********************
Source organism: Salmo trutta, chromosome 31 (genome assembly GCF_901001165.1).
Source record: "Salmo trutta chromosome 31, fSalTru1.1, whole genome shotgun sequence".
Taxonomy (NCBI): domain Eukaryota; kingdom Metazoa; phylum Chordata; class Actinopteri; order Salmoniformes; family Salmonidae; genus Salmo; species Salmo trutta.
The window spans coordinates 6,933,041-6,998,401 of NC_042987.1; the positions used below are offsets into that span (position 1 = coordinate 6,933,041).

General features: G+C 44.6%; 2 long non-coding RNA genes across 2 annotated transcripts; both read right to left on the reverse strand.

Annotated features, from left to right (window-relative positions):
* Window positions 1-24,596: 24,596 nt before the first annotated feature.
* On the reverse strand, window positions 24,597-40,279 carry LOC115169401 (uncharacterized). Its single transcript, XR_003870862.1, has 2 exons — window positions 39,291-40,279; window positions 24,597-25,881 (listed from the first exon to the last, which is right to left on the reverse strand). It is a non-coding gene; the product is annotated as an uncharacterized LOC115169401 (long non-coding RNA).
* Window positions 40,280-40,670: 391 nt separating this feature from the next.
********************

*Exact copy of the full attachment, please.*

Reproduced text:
Source organism: Salmo trutta, chromosome 31 (genome assembly GCF_901001165.1).
Source record: "Salmo trutta chromosome 31, fSalTru1.1, whole genome shotgun sequence".
Taxonomy (NCBI): domain Eukaryota; kingdom Metazoa; phylum Chordata; class Actinopteri; order Salmoniformes; family Salmonidae; genus Salmo; species Salmo trutta.
The window spans coordinates 6,933,041-6,998,401 of NC_042987.1; the positions used below are offsets into that span (position 1 = coordinate 6,933,041).

General features: G+C 44.6%; 2 long non-coding RNA genes across 2 annotated transcripts; both read right to left on the reverse strand.

Annotated features, from left to right (window-relative positions):
* Window positions 1-24,596: 24,596 nt before the first annotated feature.
* On the reverse strand, window positions 24,597-40,279 carry LOC115169401 (uncharacterized). Its single transcript, XR_003870862.1, has 2 exons — window positions 39,291-40,279; window positions 24,597-25,881 (listed from the first exon to the last, which is right to left on the reverse strand). It is a non-coding gene; the product is annotated as an uncharacterized LOC115169401 (long non-coding RNA).
* Window positions 40,280-40,670: 391 nt separating this feature from the next.